If some of the biggest companies in the world can fall victim to data migration disasters, it is important to identify the pitfalls and potholes that lie in road to a successful ERP implementation.
You Have to Have a Plan
Once you have made your ERP selection, you should already be planning the actions involved in migrating your data to your new ERP system. When data migration is properly confronted, planned for, and executed, it spells the difference between a successful and a failed ERP implementation.
The two most important questions to answer are:
- Where is the data?
- How do you get it to the new system?
These questions often go unanswered and overlooked simply because they are so simple. But without a plan that answers them in very specific detail, you’re better off going off-roading without maps or GPS.
Look at all of the data that needs to be migrated and determine the following:
- Locate all of the data sources
- Identify what is moving where
- Who is responsible for the migration?
- Decide how to transfer the data
- When should the migration occur?
- How will it be formatted?
Keep it high-level at this stage of the planning — while we aren’t worried about anything as granular as mapping fields at this point, that will come next.
Look at the Quality of the Data
Data quality is the crux of project success. The old cliché “garbage in equals garbage out” applies here: in moving to a new system, there is no benefit in migrating faulty data.
Make sure to identify:
- Missing data/missing fields
- Inconsistent mapping
- Separate overlapping systems with duplicate or conflicting data
- Generalized, badly defined values
- Confusing naming schema
- Out of date, invalid, inaccurate data
- Sloppy formatting/invalid syntax that could break the new system
There are ERP tools for data cleansing that should be considered as part of the overall data migration plan, and it helps to have some familiarity with automated data migration solutions.
Here at ERP Advisors Group, we specialize in providing expert data migration guidance. Often we find that the configuration of the application has been set, but no one has thought about the actual data and getting it cleaned. We help our clients assess the quality of the data, whether it is good or bad, and how much effort is required to clean it.
Is the Answer to Data Quality to Handle It Manually?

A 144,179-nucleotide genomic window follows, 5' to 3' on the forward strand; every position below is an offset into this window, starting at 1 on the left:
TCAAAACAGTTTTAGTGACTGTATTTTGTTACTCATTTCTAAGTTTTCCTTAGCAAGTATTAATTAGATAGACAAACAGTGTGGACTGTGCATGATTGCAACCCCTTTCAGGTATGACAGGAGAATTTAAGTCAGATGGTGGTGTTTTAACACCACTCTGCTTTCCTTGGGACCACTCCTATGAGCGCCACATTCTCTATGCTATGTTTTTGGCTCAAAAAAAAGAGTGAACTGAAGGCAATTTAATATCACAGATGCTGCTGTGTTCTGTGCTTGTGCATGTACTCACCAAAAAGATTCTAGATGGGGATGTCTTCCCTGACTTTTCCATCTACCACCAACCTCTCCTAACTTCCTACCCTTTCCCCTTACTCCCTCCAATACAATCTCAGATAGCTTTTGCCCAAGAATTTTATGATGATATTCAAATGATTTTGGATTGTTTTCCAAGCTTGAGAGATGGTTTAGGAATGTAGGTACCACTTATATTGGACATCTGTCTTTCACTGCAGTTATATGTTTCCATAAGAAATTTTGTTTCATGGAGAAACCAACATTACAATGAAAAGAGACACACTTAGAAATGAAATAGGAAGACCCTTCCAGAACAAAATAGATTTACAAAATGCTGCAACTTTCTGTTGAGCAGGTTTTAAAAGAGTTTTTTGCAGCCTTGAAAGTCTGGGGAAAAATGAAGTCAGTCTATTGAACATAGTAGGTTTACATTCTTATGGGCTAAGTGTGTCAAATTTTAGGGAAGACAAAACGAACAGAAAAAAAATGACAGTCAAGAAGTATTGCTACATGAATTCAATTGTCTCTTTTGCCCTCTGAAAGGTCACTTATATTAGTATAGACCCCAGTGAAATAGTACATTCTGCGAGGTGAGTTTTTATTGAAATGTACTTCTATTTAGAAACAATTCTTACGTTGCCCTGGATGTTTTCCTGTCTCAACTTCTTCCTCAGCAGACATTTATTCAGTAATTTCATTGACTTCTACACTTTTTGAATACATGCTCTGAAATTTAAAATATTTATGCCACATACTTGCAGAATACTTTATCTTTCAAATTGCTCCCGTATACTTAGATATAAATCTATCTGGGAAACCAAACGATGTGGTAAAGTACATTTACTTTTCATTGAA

No — don’t ever attempt a fully manual transform. There are a lot of good software solutions for data migration, and we can help you find the right ones for your needs.
At the same time, software won’t do all the work, so make sure to maintain a balance of automation and human oversight. There is a lot of work that can go into removing duplicates, for example: SQL routines can take care of the vast majority of the work, but it still requires some manual guidance to ensure excellent data quality.
What is the Best Approach to Loading the Data?
We have found that problems arise whenever someone attempts to load the data all at once. We recommend working by stages, such as making sure a first small test load works before attempting a larger load.
It is also best to conduct live tests with real data wherever possible, because this can help reveal the types of problems that should be addressed before the go-live, such as mapping errors or bad syntax. Testing real data provides a range of variables that can be difficult to replicate with “Jane Doe” or “1234 Pleasant Lane.”
Allocate Enough Resources
It may come as a surprise to organizations going through a data migration for the first time that the implementation partner is not responsible for cleaning the data. This is important to understand: the client must provide the data in usable form, or they are setting themselves up for yet another ERP failure.
Data migration often requires more work than anyone could imagine, and it’s best to err on the side of allocating extra time and personnel for the data migration.
Get somebody who has done some systems implementation to help guide the data migration team, be available for the project, and carve out some time. This could be an hour a day to get the plan together, to help select the ERP tools to use for the data migration, or to make an accurate assessment of what is the quality of the data.
Be willing to adjust resources and personnel on the fly to meet actual needs, because it will cost far less than dealing with the disaster of a failed migration.
Gartner Group forecasts that there will be approximately $500 billion spent on buying enterprise software in 2020, an increase of over 10% from the previous year. Despite this investment in ERP selection, your software vendors and implementation partners aren’t responsible for your data.
At the point where the software vendor or implementation partner says, “Okay, give me your data,” be prepared:
- Make sure you have a data migration plan in place that covers all the bases
- Don’t start the data migration with bad data
- Find the right ERP tools to help automate the process
- Don’t try to do the migration all at once
- Correctly estimate the required resources —it’s going to take a dedicated team to get the job done
As a final word for people thinking about embarking on a data migration: confront what you must do about your data immediately after the ERP selection. You may find that you need help — and we can guide you in the right direction.